Beirut, Lebanon – The Lebanese have long been known for their resilience – their ability to pick up the pieces and carry on with their lives after yet another traumatic event.
This sentiment rings true for Marwan Akil, a coffee shop owner in Lebanon’s capital. Akil was making coffee for a group of customers on February 4 when a suicide bomber blew himself up in a passenger van in Beirut’s southern suburbs.
The blast, which took place during the evening rush hour in the Choueifat district, happened just 20 metres from his coffee shop. “I heard a big noise and suddenly it became so misty,” Akil told Al Jazeera. “I didn’t know what it was. I just heard women screaming and saw so much smoke. There was no body of the suicide bomber – his parts were spread out everywhere across the road and his head actually became detached and hit the fifth floor of an apartment close by.”
Although the blast happened in a Druze neighbourhood, it was adjacent to a heavily Shia Muslim area, from which Hezbollah, Lebanon’s most powerful armed group, draws its base of support. It appeared to be the latest in a string of attacks in the nation‘s capital, which has, along with the rest of the country, become drawn into the Syrian civil war next door and polarised along sectarian lines.
Nevertheless, Akil has continued to make coffee at his shop every day since the blast. But customers are far and few between. “No one comes here anymore for coffee because they are afraid. This is not ethical, it is not right. We just want this all to stop. No matter what religion you are, it is not ethical. I wish the Syrian war wouldn‘t spill over into Lebanon.“
Syrian rebel groups have claimed responsbility for many of the recent bombings in Beirut’s southern suburbs, retaliating against Hezbollah‘s armed support for Syria’s government.
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But as the tiny Mediterranean country anticipates its next bombing, the larger question at hand is whether each blast is just another point gained in a football match or the beginning of a new civil war.
Benedetta Berti, co-author of Hezbollah and Hamas: A Comparative Study, says Lebanon has been on the brink of large-scale violent conflict for the past few years, but that it has so far been contained.
“I think so far all the main political leaders, including Hezbollah, have showed a clear interest in preventing an escalation, and I am inclined to believe that as long as that remains the case, Lebanon will be able to prevent a new civil war,” she said. “Yet the current situation is very dangerous for the country and it has created a prolonged internal paralysis. I do see things getting worse in terms of polarisation, changing modus operandi and sophistication of the last terrorist attacks, and the economic and social impact of the civil war and the refugee crisis.”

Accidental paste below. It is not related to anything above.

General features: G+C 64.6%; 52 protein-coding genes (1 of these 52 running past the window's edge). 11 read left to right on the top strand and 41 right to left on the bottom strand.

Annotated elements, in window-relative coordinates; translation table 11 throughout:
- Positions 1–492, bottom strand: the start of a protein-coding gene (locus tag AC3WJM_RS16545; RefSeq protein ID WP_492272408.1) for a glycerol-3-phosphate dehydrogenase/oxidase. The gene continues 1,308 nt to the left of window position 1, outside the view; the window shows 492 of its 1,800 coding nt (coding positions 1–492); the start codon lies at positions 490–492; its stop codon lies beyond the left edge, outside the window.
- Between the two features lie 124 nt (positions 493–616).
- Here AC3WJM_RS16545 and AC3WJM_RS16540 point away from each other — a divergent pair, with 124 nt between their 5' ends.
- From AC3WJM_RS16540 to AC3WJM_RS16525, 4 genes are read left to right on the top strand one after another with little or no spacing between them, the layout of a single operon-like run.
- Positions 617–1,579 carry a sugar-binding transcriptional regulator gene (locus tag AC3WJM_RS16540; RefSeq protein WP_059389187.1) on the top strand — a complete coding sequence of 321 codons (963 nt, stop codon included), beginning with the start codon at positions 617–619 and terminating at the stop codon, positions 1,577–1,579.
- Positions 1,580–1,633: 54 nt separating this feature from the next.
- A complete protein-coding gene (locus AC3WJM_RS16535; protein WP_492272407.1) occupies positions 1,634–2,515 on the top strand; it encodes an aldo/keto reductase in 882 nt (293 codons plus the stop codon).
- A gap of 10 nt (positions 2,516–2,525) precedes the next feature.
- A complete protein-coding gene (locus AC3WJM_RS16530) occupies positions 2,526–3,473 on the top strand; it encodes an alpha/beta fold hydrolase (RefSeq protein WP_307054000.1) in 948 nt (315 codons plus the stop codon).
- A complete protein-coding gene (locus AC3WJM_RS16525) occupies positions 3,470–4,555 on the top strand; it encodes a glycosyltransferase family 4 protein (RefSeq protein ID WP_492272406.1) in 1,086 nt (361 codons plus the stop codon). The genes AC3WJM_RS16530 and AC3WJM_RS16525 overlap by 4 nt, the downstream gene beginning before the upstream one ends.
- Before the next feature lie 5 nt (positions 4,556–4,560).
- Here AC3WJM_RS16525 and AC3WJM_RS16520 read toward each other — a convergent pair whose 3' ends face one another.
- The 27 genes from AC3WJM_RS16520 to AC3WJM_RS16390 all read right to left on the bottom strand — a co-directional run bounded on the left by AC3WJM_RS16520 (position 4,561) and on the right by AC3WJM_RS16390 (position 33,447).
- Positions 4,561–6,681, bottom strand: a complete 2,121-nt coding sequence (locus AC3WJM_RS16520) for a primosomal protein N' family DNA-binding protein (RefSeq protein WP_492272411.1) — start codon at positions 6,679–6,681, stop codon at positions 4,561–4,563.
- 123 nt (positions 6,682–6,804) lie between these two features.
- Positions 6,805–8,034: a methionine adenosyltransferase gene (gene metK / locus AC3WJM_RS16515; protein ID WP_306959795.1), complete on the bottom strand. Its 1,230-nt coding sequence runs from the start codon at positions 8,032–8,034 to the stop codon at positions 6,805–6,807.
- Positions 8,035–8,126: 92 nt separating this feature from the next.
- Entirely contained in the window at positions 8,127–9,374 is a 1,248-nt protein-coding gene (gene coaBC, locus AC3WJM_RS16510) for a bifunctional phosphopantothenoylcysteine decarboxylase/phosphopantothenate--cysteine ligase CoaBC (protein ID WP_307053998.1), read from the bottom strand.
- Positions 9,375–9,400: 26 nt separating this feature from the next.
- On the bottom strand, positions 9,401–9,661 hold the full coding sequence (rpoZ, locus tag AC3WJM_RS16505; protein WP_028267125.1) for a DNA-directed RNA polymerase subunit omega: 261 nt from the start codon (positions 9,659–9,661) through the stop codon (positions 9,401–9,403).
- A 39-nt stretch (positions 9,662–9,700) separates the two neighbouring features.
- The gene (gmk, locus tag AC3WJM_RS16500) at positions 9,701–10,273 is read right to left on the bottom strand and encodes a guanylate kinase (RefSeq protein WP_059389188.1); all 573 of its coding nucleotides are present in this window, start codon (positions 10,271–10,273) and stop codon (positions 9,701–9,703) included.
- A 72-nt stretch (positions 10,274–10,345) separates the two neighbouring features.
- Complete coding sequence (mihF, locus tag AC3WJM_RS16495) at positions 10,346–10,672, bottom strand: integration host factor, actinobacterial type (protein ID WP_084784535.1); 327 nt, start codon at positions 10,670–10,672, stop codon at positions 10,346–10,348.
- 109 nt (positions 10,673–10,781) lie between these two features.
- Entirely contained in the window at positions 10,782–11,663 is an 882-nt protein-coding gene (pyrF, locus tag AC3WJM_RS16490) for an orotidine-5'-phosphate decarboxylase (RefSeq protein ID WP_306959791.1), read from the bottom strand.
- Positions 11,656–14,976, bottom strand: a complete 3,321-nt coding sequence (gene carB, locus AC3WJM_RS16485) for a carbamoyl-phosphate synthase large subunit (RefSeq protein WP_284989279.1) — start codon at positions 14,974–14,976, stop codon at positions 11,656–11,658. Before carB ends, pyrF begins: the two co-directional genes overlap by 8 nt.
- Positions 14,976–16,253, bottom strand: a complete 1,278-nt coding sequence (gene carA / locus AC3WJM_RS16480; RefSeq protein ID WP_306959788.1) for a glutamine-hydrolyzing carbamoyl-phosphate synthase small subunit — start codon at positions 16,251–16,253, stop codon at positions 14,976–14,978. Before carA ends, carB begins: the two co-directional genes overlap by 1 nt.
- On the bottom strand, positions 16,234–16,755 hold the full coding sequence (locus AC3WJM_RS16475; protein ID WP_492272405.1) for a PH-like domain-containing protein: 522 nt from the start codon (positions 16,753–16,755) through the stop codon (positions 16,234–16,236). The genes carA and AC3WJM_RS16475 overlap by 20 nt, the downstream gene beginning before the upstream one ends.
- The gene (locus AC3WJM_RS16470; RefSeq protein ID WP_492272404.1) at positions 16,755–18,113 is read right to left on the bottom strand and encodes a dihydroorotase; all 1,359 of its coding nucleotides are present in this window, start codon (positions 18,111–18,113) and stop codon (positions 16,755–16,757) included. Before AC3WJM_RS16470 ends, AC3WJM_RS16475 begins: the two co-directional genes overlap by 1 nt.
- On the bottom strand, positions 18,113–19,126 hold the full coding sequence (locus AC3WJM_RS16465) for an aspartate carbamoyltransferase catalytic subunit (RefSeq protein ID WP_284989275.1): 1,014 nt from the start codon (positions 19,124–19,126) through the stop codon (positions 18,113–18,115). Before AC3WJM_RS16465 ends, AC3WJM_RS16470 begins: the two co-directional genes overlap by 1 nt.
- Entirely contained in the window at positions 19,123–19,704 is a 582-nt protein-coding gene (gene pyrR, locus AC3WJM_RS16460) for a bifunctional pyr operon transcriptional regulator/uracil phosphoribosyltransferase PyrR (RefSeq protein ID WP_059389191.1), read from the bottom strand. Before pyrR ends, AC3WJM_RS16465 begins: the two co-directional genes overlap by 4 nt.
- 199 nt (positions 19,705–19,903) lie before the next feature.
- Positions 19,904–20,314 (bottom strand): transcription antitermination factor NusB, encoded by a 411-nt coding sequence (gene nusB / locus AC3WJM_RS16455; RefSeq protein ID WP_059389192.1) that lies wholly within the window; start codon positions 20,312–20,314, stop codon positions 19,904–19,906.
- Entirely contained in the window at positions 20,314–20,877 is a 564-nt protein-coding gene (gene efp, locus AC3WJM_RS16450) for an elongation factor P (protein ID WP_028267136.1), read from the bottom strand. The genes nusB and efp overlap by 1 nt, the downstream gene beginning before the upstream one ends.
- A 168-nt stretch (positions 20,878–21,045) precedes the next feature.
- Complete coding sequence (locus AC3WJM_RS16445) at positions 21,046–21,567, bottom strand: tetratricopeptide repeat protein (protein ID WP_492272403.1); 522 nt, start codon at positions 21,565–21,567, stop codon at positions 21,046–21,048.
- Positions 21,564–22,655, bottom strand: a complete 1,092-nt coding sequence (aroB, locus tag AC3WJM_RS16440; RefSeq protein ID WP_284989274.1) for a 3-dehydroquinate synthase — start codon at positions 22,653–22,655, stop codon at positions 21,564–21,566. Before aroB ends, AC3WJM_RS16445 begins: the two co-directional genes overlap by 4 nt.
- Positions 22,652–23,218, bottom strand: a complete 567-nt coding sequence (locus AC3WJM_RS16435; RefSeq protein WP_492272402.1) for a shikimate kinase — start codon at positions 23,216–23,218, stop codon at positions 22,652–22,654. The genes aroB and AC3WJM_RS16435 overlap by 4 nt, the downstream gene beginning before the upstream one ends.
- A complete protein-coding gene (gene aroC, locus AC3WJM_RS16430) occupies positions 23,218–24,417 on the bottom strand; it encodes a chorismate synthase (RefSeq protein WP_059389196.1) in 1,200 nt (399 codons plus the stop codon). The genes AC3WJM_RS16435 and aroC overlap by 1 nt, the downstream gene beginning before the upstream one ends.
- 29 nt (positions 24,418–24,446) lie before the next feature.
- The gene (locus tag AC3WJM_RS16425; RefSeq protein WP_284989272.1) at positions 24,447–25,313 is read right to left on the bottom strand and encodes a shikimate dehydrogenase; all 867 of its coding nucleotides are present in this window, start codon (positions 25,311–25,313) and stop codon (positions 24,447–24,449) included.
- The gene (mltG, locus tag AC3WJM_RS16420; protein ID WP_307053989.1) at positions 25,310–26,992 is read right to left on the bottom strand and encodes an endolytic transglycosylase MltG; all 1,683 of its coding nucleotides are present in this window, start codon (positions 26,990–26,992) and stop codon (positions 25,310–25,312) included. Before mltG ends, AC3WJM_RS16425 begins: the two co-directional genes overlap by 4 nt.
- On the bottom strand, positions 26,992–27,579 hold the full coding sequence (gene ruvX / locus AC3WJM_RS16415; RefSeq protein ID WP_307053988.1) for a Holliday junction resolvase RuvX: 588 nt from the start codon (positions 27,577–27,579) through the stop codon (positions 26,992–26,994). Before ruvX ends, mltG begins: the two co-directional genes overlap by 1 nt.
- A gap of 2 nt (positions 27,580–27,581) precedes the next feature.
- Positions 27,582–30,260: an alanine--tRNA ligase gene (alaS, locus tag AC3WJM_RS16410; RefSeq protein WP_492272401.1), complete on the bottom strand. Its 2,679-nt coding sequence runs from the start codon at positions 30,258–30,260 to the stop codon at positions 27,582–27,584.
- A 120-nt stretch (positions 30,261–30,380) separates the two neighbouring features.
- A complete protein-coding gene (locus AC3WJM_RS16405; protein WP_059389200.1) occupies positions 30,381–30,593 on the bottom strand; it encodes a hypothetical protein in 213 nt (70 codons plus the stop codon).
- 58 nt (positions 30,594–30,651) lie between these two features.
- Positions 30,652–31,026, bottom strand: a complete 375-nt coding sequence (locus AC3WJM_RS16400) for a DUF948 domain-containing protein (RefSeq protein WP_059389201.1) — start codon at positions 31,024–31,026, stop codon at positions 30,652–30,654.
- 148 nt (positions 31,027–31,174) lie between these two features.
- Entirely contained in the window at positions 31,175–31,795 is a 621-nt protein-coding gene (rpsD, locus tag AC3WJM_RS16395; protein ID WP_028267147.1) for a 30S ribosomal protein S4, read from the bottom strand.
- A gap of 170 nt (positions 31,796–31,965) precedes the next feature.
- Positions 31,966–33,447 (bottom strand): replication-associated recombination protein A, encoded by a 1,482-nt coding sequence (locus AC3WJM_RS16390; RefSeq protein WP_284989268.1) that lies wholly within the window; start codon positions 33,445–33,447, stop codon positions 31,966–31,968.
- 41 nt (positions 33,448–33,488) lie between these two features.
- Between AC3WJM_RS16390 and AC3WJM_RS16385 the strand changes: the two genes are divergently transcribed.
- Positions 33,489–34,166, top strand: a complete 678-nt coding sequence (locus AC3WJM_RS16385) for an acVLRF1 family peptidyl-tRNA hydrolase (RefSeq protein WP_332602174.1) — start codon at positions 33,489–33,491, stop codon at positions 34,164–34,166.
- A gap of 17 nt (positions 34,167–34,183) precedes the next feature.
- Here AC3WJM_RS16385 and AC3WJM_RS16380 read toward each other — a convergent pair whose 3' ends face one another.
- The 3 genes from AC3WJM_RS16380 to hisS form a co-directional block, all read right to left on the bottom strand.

Other experts agree. “The situation will probably get worse until the Syrian crisis ends or a resolution is put into effect,” Sami Atallah, director of the Lebanese Center for Policy Studies, told Al Jazeera. “This may take a few months or years, depending also on how the Iranian-US rapprochement evolves and how the different actors like Saudi Arabia and Israel decide to accept this.”
Berti added that while Hezbollah was heavily invested in Syria, the group was still very much devoted to having a strong presence in Lebanon. “The recent attacks have been somewhat of a blow to the group’s reputation of invincibility, and have also increased insecurity within the Shiite community,” she said. “Hezbollah needs to address both issues by securing its communities and being present and visible.“
Syrian refugee impact
To date, more than 900,000 Syrian refugees are registered or waiting to be registered in Lebanon, according to the United Nations High Commission for Refugees (UNHCR). Every day Lebanon registers 3,000 refugees, spokeswoman Dana Sleiman said, adding that UNHCR predicts there will be 1.5 million Syrian refugees in Lebanon by the end of 2014.
The constant flow of refugees into Lebanon has had major economic and social effects on the country. The health and education sectors are struggling, jobs are scarce and housing prices have skyrocketed. According to the World Bank, by the end of 2014, the Syrian war and the influx of refugees will have cost Lebanon $7.5bn in total economic losses.
“This is why the civil war in Syria should be treated as the most urgent regional challenge. In addition to the horrific humanitarian impact, it does have the potential of destabilising the entire Middle East,” Berti said.
Georges Sassine, a US-based Lebanese policy expert, said more action had to be taken to address the issue. “The Syrian refugee crisis has created a sense of fear across Lebanese society, which is partly rooted in the country’s failure to manage the Palestinian refugee crisis,” he said. “The problem is the inability of the Lebanese government to manage the crisis… Lebanese policymakers have so far shown a complete lack of leadership, vision and political will to better manage the flow of Syrian refugees.”
Some Lebanese, though, don’t think any solution exists to the ongoing conflict. “Problems lead to problems. Action leads to reaction. I guess that interference in the Syrian crisis reflects many problems in Lebanon,” said Shawki, a former Lebanese army officer who now works as a taxi driver. “There is a fire outside – let‘s go away from that fire and keep it alone. The Syrian war is exaggerating Lebanon‘s problems. In my opinion, there is no solution. We are, in a way, too connected to groups of other people such as the Israelis, Palestinians and Syrians.“
But like so many Lebanese who have lived through decades of instability, Shawki is willing to pick up the pieces for a country he loves so much. “Lebanon is very beautiful. In spite of the bad things, you always find the life in Lebanon. It‘s an amazing country.”